With the tide out I knew there would be nothing of interest along the beach so I stuck to the harbour and the riverside, getting several nice shots of the various boats beached on the sand. Within half an hour I'd seen everything of interest so I made my way back to the van with fingers crossed that the car park kiosk guy hadn't returned in my absence and slapped a penalty ticket on my windscreen. He hadn't, so after giving the dogs a drink I set off for Llanbedrog, the next place on my itinerary.

Llanbedrog village itself is set off the A499 and away from the coast, with the beach being just round the headland from the northern end of Abersoch beach. Access is via a narrow lane off the main road - if you blink you miss the turning - though you can only drive so far down. The lane ends actually on the beach, and with a high stone wall on one side and a deep ditch on the other there is no turning space so cars have to be left in the car park near the top. 

A stream running down the ditch flowed out across the beach and right at the end of the lane, almost on the beach itself, was a small cafe/bistro with an outside terrace. There was nothing along the beach other than a long row of brightly coloured beach huts, and as I walked along I was struck by how much of the sand below the high water mark was covered in embedded seaweed. Now normally I don't mind the smell of fresh seaweed but this was more of a rotting fish type of a smell and although it wasn't very strong it wasn't very nice either - how anyone can spend any length of time there with that smell is beyond me but obviously people do.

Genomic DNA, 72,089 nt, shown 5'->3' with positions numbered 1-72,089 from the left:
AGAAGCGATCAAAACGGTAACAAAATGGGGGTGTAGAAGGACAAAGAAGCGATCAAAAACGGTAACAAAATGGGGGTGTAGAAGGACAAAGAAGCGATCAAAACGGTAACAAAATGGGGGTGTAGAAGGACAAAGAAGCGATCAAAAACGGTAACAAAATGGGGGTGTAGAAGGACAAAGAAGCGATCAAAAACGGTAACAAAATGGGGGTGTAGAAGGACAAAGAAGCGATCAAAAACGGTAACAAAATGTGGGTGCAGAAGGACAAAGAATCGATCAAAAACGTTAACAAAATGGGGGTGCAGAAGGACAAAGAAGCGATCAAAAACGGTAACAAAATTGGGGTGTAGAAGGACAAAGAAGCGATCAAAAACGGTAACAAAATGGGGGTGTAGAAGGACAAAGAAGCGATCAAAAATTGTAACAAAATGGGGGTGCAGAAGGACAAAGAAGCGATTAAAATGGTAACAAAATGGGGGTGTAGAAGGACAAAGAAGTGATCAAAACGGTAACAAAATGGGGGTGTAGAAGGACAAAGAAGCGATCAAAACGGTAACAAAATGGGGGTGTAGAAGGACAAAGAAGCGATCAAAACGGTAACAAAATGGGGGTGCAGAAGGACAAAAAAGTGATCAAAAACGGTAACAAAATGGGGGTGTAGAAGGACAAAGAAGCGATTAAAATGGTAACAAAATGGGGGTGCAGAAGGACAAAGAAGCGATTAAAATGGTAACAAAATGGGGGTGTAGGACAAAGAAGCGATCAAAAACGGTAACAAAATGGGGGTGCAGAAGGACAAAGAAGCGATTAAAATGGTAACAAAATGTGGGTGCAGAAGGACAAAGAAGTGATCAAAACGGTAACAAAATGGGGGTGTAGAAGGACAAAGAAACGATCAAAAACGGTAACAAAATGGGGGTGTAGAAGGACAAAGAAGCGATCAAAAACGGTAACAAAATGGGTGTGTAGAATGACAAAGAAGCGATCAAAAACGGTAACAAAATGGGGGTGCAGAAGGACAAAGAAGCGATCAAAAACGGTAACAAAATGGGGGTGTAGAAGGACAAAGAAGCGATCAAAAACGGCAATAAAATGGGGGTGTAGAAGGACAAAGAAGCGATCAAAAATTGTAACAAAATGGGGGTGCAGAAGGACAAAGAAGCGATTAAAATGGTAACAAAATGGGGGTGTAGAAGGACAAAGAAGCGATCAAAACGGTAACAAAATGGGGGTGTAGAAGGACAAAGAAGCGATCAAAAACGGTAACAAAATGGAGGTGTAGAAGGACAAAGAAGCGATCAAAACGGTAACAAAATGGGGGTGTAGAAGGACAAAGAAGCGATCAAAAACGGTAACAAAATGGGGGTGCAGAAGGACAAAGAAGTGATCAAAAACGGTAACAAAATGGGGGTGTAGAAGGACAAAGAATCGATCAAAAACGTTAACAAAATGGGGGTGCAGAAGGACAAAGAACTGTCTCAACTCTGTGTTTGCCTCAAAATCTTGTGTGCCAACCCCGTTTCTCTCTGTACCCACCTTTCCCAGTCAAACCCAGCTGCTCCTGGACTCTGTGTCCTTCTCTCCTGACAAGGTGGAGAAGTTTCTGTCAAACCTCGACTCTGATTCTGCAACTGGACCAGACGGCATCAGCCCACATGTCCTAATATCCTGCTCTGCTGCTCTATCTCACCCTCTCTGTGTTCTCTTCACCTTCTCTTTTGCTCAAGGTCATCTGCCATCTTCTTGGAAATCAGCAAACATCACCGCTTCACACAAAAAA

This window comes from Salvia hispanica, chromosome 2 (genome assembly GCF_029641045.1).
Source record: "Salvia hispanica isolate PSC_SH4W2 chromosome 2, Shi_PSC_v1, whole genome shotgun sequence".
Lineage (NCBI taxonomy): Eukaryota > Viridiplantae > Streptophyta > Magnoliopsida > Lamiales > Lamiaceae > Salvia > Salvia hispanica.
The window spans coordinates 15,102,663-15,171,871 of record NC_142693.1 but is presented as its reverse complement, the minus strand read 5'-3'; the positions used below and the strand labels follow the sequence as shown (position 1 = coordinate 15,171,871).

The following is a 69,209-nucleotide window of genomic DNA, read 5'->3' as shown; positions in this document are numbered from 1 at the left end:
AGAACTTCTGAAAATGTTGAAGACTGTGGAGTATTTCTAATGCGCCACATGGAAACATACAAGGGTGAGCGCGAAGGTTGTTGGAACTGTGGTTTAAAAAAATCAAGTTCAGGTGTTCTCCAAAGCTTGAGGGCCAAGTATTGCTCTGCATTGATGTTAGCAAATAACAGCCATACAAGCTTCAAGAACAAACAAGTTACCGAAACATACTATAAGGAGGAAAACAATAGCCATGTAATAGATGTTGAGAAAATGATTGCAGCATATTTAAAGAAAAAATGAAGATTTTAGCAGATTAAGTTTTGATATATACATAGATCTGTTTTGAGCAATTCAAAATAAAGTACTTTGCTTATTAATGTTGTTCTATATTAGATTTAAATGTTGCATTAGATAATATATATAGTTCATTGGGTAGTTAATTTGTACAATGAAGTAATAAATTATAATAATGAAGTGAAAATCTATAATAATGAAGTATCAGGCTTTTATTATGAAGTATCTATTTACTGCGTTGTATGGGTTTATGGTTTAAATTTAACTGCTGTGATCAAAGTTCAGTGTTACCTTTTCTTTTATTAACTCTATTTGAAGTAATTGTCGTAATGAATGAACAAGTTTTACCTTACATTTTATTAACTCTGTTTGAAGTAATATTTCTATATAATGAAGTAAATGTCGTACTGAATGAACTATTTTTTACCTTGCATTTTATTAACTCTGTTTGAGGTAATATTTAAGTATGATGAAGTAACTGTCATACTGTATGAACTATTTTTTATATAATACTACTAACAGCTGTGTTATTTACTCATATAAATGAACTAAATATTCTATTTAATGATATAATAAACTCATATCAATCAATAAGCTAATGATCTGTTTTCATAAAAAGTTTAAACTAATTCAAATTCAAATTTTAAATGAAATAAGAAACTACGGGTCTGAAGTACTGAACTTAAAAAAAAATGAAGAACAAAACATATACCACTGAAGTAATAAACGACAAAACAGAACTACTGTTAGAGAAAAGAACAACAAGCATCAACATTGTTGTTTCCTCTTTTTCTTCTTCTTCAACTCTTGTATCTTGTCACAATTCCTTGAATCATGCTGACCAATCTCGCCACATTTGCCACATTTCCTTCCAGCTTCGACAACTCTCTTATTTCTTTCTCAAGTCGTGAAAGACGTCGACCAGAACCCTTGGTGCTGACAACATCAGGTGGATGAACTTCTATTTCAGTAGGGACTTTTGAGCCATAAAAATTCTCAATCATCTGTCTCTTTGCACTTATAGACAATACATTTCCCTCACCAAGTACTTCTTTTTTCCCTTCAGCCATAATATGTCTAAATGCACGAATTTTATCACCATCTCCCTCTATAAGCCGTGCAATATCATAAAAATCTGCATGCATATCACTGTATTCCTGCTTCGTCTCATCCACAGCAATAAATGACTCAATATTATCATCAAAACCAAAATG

With the horrible smell, very little to see, and the surrounding trees cutting out a lot of the late afternoon sunlight, I called it a day after just ten minutes and returned to the van. My original intention was to make a stop at Pwllheli, another few miles along the coast, but time was getting on and I had a long drive back to the camp site so I continued past the town and right up the A499 heading back towards Caernarfon, where I picked up the A487 to the A55 and Britannia Bridge.

It was gone 7pm when I finally arrived back at the tent; it had been a long day with a lot of driving so with a sandwich and a brew made I sat down to relax for the rest of the evening. By the time ten o' clock arrived I was more than ready for sleep so after a quick final dog walk I settled into bed, and I don't think I got through even half a chapter of my book before my eyes closed.

Thursday June 4th 2015 - Part 1 - Trefor, Porth Dinllaen & Whistling Sands

Another sunny morning arrived and after the first dog walk of the day I made some breakfast then sat down with the map book to plan where I was going later on. This was to be my 'big day out' when I went off the island and explored further afield, travelling down the Lleyn peninsula in search of different, and possibly never previously visited, places to photograph. With breakfast finished I tidied everything away, settled Sophie and Poppie in the van and replenished their water supply, then set off on my voyage of discovery.

Across on the mainland I bypassed Caernarfon and headed south west down the A499, making my first stop at the little village of Trefor. I knew from a couple of previous visits that there was nothing much there other than a little beach and harbour but it was an attractive enough little place, and with a backdrop of the nearby hills it was worth another few photos.